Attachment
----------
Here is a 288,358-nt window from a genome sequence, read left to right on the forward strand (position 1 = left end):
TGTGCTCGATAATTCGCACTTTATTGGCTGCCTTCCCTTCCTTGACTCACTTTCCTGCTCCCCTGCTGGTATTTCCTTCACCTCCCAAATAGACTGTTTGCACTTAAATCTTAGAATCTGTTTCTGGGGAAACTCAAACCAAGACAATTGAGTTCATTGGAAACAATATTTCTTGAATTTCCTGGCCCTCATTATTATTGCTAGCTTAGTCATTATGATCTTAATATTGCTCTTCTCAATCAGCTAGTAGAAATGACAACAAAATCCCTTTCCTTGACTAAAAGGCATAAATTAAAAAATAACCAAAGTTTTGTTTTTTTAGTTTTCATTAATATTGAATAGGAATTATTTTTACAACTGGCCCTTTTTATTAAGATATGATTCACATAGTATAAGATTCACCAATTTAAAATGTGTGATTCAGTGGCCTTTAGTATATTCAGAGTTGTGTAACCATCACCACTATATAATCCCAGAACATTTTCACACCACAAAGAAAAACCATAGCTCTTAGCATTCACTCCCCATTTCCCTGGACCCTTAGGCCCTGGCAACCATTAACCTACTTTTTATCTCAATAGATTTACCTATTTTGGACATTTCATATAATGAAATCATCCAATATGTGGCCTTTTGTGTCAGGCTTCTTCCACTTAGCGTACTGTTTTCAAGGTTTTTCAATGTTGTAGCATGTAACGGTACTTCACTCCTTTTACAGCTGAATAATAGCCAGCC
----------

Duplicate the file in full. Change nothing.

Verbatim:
Here is a 288,358-nt window from a genome sequence, read left to right on the forward strand (position 1 = left end):
TGTGCTCGATAATTCGCACTTTATTGGCTGCCTTCCCTTCCTTGACTCACTTTCCTGCTCCCCTGCTGGTATTTCCTTCACCTCCCAAATAGACTGTTTGCACTTAAATCTTAGAATCTGTTTCTGGGGAAACTCAAACCAAGACAATTGAGTTCATTGGAAACAATATTTCTTGAATTTCCTGGCCCTCATTATTATTGCTAGCTTAGTCATTATGATCTTAATATTGCTCTTCTCAATCAGCTAGTAGAAATGACAACAAAATCCCTTTCCTTGACTAAAAGGCATAAATTAAAAAATAACCAAAGTTTTGTTTTTTTAGTTTTCATTAATATTGAATAGGAATTATTTTTACAACTGGCCCTTTTTATTAAGATATGATTCACATAGTATAAGATTCACCAATTTAAAATGTGTGATTCAGTGGCCTTTAGTATATTCAGAGTTGTGTAACCATCACCACTATATAATCCCAGAACATTTTCACACCACAAAGAAAAACCATAGCTCTTAGCATTCACTCCCCATTTCCCTGGACCCTTAGGCCCTGGCAACCATTAACCTACTTTTTATCTCAATAGATTTACCTATTTTGGACATTTCATATAATGAAATCATCCAATATGTGGCCTTTTGTGTCAGGCTTCTTCCACTTAGCGTACTGTTTTCAAGGTTTTTCAATGTTGTAGCATGTAACGGTACTTCACTCCTTTTACAGCTGAATAATAGCCAGCC